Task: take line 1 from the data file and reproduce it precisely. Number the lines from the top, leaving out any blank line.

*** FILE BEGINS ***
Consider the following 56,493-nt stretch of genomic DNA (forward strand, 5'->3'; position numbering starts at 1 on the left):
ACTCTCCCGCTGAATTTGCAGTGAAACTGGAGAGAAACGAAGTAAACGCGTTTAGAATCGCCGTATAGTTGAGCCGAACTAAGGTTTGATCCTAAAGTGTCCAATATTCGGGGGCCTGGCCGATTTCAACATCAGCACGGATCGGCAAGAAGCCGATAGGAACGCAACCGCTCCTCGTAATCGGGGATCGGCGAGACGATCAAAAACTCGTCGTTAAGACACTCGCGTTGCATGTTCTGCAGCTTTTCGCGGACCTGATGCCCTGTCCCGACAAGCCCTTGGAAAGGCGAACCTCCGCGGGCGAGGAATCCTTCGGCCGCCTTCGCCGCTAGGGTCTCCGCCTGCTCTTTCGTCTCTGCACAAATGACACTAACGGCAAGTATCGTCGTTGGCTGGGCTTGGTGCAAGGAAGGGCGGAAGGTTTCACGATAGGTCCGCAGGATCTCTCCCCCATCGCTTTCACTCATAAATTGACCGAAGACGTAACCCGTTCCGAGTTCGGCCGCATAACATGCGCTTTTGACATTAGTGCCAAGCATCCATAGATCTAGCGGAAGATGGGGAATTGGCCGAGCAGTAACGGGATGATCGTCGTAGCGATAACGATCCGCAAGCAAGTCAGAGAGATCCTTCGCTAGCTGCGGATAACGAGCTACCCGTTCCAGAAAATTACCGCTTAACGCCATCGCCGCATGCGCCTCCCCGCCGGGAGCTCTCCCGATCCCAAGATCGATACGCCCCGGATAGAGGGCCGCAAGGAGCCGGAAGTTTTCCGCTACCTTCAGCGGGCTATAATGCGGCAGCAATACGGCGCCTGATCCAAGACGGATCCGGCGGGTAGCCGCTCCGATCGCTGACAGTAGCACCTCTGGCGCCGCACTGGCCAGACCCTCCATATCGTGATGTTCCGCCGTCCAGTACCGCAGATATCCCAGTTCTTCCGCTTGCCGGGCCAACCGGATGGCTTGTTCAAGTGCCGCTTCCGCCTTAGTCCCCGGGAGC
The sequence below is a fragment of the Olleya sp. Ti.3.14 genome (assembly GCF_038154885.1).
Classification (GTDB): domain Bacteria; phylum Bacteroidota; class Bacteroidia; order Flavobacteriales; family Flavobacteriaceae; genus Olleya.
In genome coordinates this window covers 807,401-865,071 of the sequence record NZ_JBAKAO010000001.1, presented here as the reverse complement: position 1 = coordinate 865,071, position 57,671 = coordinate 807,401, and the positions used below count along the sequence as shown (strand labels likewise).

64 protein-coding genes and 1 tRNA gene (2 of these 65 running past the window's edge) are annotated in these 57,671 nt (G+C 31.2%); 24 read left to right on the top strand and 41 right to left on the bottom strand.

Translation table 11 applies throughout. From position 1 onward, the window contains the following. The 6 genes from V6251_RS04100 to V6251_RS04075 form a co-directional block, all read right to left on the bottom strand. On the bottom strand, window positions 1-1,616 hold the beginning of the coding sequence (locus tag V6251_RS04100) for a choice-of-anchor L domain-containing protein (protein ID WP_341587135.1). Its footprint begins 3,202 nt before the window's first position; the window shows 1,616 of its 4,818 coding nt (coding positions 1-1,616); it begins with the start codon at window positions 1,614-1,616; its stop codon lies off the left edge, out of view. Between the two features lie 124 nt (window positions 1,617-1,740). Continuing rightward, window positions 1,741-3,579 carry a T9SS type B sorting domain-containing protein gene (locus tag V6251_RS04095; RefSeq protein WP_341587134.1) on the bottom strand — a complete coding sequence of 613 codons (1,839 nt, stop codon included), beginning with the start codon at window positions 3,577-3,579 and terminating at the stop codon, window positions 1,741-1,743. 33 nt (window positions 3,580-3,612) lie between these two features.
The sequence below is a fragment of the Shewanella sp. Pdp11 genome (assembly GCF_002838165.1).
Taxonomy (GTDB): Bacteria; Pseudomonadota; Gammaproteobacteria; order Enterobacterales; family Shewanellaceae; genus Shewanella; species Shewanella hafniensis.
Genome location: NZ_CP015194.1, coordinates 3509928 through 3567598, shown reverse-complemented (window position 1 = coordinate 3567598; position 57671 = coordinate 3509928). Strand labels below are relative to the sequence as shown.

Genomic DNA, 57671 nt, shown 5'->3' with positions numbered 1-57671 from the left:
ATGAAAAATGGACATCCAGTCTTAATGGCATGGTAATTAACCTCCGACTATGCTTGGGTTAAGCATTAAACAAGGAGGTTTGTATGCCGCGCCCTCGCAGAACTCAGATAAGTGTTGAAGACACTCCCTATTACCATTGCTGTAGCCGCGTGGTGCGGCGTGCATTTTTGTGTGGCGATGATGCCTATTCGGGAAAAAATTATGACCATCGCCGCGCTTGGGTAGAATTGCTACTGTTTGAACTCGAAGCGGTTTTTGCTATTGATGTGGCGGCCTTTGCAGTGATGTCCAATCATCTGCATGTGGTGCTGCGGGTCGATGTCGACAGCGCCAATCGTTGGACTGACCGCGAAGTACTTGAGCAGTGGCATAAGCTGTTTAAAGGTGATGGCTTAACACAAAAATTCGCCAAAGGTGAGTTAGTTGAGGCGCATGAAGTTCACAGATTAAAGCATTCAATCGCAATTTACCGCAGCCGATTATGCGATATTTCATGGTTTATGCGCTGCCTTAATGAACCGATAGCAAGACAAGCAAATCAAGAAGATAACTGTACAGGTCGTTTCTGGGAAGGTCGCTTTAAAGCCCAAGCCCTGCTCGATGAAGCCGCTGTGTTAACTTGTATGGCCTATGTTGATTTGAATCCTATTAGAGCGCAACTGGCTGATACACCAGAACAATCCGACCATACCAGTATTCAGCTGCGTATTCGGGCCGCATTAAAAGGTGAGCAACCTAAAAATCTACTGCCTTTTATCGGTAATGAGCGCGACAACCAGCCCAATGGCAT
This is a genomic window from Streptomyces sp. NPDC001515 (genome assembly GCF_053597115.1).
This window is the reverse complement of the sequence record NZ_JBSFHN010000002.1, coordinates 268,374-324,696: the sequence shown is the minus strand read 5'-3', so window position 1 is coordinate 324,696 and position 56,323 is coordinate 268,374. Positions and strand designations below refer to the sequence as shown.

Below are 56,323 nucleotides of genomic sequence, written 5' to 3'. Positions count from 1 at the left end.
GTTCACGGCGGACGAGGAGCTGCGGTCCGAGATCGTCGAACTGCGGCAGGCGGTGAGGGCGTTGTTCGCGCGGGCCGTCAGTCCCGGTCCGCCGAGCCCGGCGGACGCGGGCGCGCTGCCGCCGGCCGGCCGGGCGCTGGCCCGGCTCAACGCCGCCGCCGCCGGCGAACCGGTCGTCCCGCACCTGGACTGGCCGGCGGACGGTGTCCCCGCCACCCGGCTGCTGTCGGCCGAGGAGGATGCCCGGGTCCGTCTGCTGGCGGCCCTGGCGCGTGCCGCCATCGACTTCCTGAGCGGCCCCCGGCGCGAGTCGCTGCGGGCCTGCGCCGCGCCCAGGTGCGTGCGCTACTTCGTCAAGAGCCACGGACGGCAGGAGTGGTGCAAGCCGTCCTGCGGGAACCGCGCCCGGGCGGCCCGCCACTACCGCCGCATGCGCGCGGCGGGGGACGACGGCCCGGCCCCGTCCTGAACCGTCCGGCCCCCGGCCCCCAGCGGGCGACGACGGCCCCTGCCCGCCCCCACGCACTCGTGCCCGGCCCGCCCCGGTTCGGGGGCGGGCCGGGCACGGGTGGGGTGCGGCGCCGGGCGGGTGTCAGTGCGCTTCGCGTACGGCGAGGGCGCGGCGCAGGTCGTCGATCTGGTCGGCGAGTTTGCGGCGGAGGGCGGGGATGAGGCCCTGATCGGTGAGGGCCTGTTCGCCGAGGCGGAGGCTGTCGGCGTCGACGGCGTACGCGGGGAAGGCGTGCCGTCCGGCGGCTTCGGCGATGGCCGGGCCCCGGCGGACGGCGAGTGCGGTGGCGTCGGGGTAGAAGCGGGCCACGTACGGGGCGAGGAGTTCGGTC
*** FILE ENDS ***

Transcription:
Consider the following 56,493-nt stretch of genomic DNA (forward strand, 5'->3'; position numbering starts at 1 on the left):